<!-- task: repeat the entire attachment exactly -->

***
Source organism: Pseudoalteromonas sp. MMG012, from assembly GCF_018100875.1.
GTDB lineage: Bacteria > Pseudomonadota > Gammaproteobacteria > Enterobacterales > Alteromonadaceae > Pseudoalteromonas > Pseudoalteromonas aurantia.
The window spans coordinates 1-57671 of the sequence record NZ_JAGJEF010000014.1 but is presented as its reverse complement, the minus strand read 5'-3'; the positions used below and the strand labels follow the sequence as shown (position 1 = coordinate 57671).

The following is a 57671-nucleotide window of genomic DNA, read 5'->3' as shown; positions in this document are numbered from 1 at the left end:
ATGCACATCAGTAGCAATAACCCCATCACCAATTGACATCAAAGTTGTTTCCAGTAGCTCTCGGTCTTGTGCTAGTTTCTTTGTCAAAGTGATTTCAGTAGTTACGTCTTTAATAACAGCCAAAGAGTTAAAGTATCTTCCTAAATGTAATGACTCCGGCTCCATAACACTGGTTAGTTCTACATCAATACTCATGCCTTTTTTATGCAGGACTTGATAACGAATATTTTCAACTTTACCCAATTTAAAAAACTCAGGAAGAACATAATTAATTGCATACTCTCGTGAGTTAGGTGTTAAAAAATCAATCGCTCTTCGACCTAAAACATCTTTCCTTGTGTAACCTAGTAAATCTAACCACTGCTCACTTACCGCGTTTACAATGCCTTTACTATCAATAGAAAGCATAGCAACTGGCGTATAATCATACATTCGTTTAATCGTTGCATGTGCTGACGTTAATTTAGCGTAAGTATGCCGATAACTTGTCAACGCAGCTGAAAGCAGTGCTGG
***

Source organism: Pseudoalteromonas sp. MMG012, from assembly GCF_018100875.1.
GTDB lineage: Bacteria > Pseudomonadota > Gammaproteobacteria > Enterobacterales > Alteromonadaceae > Pseudoalteromonas > Pseudoalteromonas aurantia.
The window spans coordinates 1-57671 of the sequence record NZ_JAGJEF010000014.1 but is presented as its reverse complement, the minus strand read 5'-3'; the positions used below and the strand labels follow the sequence as shown (position 1 = coordinate 57671).

The following is a 57671-nucleotide window of genomic DNA, read 5'->3' as shown; positions in this document are numbered from 1 at the left end:
ATGCACATCAGTAGCAATAACCCCATCACCAATTGACATCAAAGTTGTTTCCAGTAGCTCTCGGTCTTGTGCTAGTTTCTTTGTCAAAGTGATTTCAGTAGTTACGTCTTTAATAACAGCCAAAGAGTTAAAGTATCTTCCTAAATGTAATGACTCCGGCTCCATAACACTGGTTAGTTCTACATCAATACTCATGCCTTTTTTATGCAGGACTTGATAACGAATATTTTCAACTTTACCCAATTTAAAAAACTCAGGAAGAACATAATTAATTGCATACTCTCGTGAGTTAGGTGTTAAAAAATCAATCGCTCTTCGACCTAAAACATCTTTCCTTGTGTAACCTAGTAAATCTAACCACTGCTCACTTACCGCGTTTACAATGCCTTTACTATCAATAGAAAGCATAGCAACTGGCGTATAATCATACATTCGTTTAATCGTTGCATGTGCTGACGTTAATTTAGCGTAAGTATGCCGATAACTTGTCAACGCAGCTGAAAGCAGTGCTGG